Before I go over today’s lesson, I don’t think I need to remind you that I’m a rank amateur. I just think it’s fun to share what I’m learning. I’ll try to do this at least once a week. It helps me remember what I learned and might demystify it for others. Plus, if I’m doing it wrong, then the whole blogosphere can let me know.
So, dart manipulation is something I’ve heard about dozens of time online, but never had a clue really about how to actually do it. Or why I would do it. Today, we learned how to do it with the slash and spread method.
There are six places you can place a dart. I can’t find my handout, so I’ve got this page scanned from my Japanese Pattern Drafting book (I rue the day I posted it, lol. I should have waited until I got all three volumes. I paid like $20 for mine and now they are going for over $100.) Here’s a PDF scan001
We start with the one dart bodice sloper and trace it onto pattern paper.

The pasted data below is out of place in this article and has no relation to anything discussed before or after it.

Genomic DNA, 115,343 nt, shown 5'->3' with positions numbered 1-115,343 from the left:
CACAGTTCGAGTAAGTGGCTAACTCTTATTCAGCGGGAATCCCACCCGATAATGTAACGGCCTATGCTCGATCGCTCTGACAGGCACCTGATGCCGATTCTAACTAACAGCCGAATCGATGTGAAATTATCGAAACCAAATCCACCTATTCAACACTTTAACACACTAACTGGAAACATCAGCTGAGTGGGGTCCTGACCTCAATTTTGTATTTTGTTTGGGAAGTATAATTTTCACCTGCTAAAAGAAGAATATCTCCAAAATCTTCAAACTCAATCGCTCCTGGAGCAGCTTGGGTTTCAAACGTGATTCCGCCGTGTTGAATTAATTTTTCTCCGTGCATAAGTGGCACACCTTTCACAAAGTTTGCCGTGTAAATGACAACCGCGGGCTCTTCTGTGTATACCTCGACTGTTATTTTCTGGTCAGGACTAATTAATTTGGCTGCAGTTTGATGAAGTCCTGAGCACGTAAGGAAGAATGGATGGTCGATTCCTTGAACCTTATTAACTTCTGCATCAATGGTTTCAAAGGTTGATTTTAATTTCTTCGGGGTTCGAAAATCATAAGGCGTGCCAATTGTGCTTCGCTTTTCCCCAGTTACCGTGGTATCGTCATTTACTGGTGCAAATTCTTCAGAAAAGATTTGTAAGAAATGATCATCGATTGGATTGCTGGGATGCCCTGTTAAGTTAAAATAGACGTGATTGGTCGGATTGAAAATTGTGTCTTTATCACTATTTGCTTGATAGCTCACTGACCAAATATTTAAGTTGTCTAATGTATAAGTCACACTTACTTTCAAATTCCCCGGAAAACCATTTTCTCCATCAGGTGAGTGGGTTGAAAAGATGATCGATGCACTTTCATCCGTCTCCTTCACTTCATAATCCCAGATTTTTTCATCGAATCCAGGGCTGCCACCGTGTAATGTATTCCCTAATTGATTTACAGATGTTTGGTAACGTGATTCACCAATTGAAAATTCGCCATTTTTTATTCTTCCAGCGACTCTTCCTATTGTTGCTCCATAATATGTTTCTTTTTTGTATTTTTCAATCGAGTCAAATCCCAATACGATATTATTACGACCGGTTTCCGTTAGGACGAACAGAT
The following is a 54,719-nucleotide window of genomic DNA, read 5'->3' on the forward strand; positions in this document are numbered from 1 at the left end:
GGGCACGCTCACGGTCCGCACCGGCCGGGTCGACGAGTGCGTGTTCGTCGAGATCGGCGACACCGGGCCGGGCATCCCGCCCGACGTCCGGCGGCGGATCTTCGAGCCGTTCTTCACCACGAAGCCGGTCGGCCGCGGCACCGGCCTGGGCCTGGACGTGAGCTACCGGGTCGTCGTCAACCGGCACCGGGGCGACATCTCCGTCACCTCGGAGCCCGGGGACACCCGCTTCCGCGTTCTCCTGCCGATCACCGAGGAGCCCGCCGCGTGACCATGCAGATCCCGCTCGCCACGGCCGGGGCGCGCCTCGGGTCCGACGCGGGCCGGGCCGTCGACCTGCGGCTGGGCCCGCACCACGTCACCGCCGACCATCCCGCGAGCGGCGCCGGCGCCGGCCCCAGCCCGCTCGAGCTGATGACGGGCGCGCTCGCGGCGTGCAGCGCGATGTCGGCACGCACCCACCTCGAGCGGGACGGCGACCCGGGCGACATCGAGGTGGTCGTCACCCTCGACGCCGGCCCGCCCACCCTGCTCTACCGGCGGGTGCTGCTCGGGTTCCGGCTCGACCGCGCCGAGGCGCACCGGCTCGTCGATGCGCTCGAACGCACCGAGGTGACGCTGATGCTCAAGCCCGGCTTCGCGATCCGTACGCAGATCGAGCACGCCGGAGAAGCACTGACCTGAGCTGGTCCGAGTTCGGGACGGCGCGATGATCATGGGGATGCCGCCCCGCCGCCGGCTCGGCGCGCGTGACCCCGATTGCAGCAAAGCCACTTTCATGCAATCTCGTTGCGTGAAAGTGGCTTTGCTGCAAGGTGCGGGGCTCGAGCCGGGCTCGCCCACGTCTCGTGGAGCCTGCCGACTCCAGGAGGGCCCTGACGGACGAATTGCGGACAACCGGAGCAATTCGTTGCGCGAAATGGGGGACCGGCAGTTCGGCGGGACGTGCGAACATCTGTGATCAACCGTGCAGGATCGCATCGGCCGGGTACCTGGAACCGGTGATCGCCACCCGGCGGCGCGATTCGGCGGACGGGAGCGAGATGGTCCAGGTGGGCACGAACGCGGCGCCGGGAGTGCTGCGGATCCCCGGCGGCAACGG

So, I want to move the lower dart to up to the neck (F)
First, I mark my bust point by putting the pattern paper on my sloper (it’s the purple asterisk)
Draw a line from the BP to the Center Neck.
Also, draw a line from the BP to to tip of the original dart.
Slice through both lines removing the section.
Rotate the original dart closed, but, don’t overlap at the waistline. Tape it down.
Congratulations my friend. You’ve moved a waist dart to the Center Front Neck.
We did this today for all the darts (click to enlarge and read what the dart is called)
After that, we worked on adding seam allowances to make this an actual pattern. 1/2 inch for straight lines and 1/4 inch for curves (on a full scale we would add 1 inch for straight lines and 1/2 inch for curves).
Next Tuesday we’ll be doing the pivot and slide method. At some point over the weekend I’ll make a point regarding seam allowances and the bust point. But, I’m sleeeepy